(16.) In an effort to steady the direction of Catholic theology, Pope Benedict XVI, in his address to the Roman Curia on December 22, 2005, described the proper hermeneutic for interpreting the documents and teaching of the Second Vatican Council. The pope, in sum, warned against the hermeneutic of discontinuity and encouraged rather what he called the hermeneutic of reform. For further discussion, see Pope Benedict XVI, "Ad Romanam Curiam ob omnia natalicia," Acta Apostolicae Sedis, vol. 98 (January 6, 2006): 40-53. For the pertinent sections, see Vatican II: Renewal Within Tradition, ed. Matthew L. Lamb and Matthew Levering (Oxford: Oxford University Press, 2008), ix-xv, at xiii.
(17.) For information on this first papal encyclical to treat the fundamental questions of moral theology, see Veritatis Splendor and the Renewal of Moral Theology: Studies by Ten Outstanding Scholars, ed. J. A. DiNoia, OP, and Romanus Cessario, OP (Chicago: Midwest Theological Forum, 1999).
(18.) "Dialogo del Santo Padre con i Vescovi della Polonia" (Krakow, 27 luglio 2016), [Bollettino 02.08.2016]
I would like to conclude with this aspect, since behind all this there are ideologies. In Europe, America, Latin America, Africa, and in some countries of Asia, there are genuine forms of ideological colonization taking place. And one of these--I will call it clearly by its name--is [the ideology of] "gender." Today children--children!--are taught in school that everyone can choose his or her sex. Why are they teaching this? Because the books are provided by the persons and institutions that give you money. These forms of ideological colonization are also supported by influential countries. And this is terrible!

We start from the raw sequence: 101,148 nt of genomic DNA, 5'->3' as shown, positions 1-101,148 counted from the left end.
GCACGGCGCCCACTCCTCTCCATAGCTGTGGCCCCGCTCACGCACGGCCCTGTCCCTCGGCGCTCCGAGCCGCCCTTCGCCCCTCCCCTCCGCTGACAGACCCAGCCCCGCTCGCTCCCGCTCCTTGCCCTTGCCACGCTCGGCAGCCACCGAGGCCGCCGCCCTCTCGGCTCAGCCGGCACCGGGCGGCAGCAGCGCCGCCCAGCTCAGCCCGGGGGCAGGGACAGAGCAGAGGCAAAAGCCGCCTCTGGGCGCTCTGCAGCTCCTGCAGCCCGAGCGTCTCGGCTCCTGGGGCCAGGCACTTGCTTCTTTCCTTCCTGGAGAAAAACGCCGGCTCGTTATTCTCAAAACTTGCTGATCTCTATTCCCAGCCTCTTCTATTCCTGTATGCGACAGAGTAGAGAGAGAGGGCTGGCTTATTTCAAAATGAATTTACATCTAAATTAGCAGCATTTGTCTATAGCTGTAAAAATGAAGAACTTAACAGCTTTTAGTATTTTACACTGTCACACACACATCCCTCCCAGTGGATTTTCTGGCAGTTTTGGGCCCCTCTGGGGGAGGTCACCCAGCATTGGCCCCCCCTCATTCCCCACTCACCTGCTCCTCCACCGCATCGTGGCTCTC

See also Laudato Si', 155.
(20.) Laudato Si', 211.
(21.) Ibid., 200: "If a mistaken understanding of our own principles has at times led us to justify mistreating nature, to exercise tyranny over creation, to engage in war, injustice and acts of violence, we believers should acknowledge that by so doing we were not faithful to the treasures of wisdom which we have been called to protect and preserve."
(22.) See Charles E. Curran, Directions in Fundamental Moral Theology (Notre Dame, IN: University of Notre Dame Press, 1985), chap. 5, "Natural Law," 119-72.
(23.) Karl Barth, Church Dogmatics, (London: T&T Clark International, 2004) vol. 2, pt. 2, 511.
(24.) See Laudato Si', 55.
(25.) The suggestive thought comes from Chesterton. See Josef Pieper, The Silence of St. Thomas, trans. J. Murray and D. O'Connor (Chicago: Henry Regnery Co., 1957), 32.
(26.) See Laudato Si', 7.
(27.) Fides et Ratio, 98.